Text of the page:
A zoomer muses on our current state of arts and entertainment, and hazards a guess on what the future holds.
By LEE XIN YING for LENSA SENI
It is the year 2027. A Wednesday – April 14th to be exact. I am in the metaverse, having just finished watching a prequel to the prequel of a popular movie franchise. Since it’s my birthday, I decide to treat my avatar to a new outfit before hanging out with my friends in the metaverse’s hottest restaurant, which simulates dining in Paris.
The Eiffel Tower blinks in the distance and in the background, Ed Sheeran’s avatar sings an acoustic tune. My friends surround me with big grins. Blowing out the candles, I can almost taste the cake and champagne. Almost … until my headset batteries run dry, switching off abruptly with a beep. I take them off, and the bright lights dissolve, replaced by the darkness of my bedroom. I’m alone.
The above is, of course, a scenario that might never come to pass. But the world of arts and entertainment in 2022 suggests we could possibly be heading towards a Matrix-like future, where nothing is as it seems.
Perhaps we won’t have microchips in our brains, as envisioned by a certain billionaire entrepreneur. Yet one thing is clear: the first step towards being able to access everything and anything without moving a muscle is already seen in arts and entertainment.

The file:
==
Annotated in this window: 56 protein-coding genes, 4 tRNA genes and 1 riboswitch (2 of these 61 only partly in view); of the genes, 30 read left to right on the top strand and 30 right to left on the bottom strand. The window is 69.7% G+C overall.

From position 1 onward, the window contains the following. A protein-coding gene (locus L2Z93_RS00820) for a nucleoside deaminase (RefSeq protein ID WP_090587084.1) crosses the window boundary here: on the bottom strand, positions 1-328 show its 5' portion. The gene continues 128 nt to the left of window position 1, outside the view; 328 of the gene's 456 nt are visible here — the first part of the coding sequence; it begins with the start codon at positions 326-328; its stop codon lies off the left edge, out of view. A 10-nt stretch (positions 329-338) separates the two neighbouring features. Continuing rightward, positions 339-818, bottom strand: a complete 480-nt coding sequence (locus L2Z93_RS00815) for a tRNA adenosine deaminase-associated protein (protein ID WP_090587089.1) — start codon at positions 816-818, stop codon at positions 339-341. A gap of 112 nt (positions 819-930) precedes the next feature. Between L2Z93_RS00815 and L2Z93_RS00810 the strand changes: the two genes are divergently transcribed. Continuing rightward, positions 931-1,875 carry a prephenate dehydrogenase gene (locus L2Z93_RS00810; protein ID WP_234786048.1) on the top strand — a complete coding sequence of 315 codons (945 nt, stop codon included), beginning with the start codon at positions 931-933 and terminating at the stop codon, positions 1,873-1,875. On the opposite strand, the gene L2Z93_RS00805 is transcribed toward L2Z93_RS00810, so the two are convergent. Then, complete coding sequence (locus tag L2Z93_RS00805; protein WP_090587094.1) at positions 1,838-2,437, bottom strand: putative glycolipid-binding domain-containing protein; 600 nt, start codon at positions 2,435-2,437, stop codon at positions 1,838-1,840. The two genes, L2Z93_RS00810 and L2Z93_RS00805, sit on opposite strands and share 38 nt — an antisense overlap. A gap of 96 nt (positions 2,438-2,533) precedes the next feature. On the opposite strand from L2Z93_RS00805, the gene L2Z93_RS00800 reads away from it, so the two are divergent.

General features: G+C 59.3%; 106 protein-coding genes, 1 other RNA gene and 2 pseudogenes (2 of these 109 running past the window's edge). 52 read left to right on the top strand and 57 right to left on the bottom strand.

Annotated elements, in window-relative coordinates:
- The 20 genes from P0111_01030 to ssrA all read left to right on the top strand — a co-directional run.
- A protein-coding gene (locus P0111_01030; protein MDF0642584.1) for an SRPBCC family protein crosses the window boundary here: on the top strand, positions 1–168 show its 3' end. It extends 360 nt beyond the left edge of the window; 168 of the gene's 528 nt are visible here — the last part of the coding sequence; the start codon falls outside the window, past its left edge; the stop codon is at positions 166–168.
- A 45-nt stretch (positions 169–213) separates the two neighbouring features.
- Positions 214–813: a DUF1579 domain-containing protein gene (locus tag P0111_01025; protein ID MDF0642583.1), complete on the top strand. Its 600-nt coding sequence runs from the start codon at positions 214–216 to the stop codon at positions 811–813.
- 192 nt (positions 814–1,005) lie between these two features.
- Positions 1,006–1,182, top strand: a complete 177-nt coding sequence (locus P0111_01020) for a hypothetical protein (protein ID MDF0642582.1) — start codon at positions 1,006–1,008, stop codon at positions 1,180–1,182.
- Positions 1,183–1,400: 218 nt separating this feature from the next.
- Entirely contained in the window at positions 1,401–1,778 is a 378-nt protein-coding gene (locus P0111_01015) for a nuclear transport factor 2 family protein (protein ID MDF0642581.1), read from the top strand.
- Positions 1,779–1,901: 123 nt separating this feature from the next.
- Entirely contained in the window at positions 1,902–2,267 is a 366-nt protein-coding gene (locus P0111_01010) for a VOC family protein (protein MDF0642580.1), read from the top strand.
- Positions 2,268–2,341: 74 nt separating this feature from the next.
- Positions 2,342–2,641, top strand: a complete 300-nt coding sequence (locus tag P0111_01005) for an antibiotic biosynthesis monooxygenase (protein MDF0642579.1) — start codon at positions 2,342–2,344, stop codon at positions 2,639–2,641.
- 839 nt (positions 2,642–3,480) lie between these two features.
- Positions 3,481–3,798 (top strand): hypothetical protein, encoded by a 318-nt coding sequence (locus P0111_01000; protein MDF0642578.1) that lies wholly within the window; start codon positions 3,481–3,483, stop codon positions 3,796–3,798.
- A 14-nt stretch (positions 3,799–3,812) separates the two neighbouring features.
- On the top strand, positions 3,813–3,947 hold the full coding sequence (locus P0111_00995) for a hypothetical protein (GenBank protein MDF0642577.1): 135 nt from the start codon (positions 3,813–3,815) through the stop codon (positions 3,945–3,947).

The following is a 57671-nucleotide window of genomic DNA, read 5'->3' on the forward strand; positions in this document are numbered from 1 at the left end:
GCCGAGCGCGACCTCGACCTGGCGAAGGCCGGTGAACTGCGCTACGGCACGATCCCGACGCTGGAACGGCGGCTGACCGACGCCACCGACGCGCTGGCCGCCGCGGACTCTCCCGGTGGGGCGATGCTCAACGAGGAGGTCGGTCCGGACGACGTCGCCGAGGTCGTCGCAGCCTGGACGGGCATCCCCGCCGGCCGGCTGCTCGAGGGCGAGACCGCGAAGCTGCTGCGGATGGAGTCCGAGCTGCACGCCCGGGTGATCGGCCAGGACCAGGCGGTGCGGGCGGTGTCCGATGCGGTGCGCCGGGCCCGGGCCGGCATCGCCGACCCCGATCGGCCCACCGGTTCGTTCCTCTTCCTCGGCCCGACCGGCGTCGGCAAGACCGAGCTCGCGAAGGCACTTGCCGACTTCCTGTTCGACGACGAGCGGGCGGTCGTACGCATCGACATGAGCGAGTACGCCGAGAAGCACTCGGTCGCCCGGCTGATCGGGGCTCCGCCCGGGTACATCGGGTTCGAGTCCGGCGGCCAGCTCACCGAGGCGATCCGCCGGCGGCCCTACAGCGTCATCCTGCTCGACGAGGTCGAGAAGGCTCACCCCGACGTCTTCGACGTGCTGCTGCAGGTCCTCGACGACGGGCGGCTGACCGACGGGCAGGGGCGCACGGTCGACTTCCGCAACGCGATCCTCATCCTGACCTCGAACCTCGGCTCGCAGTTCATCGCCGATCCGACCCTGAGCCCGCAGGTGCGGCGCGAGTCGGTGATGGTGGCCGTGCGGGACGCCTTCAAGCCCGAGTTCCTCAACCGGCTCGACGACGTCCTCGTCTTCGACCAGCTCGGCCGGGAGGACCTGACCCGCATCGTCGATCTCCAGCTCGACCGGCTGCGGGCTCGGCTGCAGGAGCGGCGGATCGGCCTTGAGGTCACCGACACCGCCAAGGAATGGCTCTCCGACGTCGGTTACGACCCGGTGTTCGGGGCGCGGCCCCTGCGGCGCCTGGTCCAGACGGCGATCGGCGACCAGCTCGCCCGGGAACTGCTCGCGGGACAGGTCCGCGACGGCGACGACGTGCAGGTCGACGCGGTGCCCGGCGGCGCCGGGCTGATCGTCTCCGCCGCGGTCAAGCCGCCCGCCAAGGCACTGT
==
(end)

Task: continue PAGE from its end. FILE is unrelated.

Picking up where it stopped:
Shining, shimmering, splendid…and saturated
The word “stream” has evolved past its original meaning of just a small, narrow river. Fused by a pandemic and now firmly integrated into the lives of anyone who owns a smart device, we “stream” our movies, serialised shows and music on the many platforms available. When cinemas were closed, Netflix, Viu, Astro Go and Disney Hotstar had our backs.
Speaking of which, it is notable how streaming catalogues today rarely entail just film and television. Musicians from Beyonce to The Beatles have had their documentaries or concert films released on demand; the most recent example being Kanye West and Netflix’s three-part docuseries, jeen-yuhs. However, releasing documentaries can hardly be considered innovative today, when you can have musicians party with you in video games.
At Fortnite Presents: Rift Tour 2021, Ariana Grande performed a mashup of her hit songs while other gamers danced around in huge bubbles. The avatars blasted from galaxy to galaxy showered in northern lights.
If that sounds like a weird description of a show, it’s because everything happens on a mobile device.
Grande’s concert was not the first time that Fortnite, a battle royale video game, has introduced a real-life person into their realm. Her performance followed the likes of Marshmello and Travis Scott. The concert is promoted as a grand event, and after the show, gamers can purchase new “skin” or Ariana Grande outfits, add it to their avatar’s closet, and show off their style.